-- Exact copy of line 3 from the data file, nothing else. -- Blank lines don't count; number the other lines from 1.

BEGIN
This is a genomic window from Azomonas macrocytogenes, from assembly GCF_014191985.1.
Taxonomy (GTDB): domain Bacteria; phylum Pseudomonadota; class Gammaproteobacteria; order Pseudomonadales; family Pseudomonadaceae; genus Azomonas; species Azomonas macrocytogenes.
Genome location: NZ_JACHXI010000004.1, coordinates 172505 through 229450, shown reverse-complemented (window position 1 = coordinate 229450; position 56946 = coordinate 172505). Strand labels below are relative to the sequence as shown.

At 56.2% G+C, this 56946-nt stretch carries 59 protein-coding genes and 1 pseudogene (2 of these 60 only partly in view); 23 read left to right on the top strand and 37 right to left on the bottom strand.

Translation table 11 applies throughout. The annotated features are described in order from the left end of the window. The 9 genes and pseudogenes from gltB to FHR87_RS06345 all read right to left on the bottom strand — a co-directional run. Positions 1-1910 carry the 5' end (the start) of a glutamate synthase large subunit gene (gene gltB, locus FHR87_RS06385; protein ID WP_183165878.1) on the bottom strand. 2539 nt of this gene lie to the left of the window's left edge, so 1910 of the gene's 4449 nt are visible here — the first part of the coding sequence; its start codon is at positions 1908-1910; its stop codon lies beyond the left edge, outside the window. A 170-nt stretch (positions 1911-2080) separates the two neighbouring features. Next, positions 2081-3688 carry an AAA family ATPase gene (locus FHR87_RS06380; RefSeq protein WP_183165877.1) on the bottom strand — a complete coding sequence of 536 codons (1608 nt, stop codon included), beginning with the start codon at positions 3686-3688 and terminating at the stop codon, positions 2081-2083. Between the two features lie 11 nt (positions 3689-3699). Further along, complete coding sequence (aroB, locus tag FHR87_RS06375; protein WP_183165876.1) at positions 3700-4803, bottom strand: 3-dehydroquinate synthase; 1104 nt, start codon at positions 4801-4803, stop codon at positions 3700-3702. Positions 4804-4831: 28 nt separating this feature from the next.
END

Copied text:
Genome location: NZ_JACHXI010000004.1, coordinates 172505 through 229450, shown reverse-complemented (window position 1 = coordinate 229450; position 56946 = coordinate 172505). Strand labels below are relative to the sequence as shown.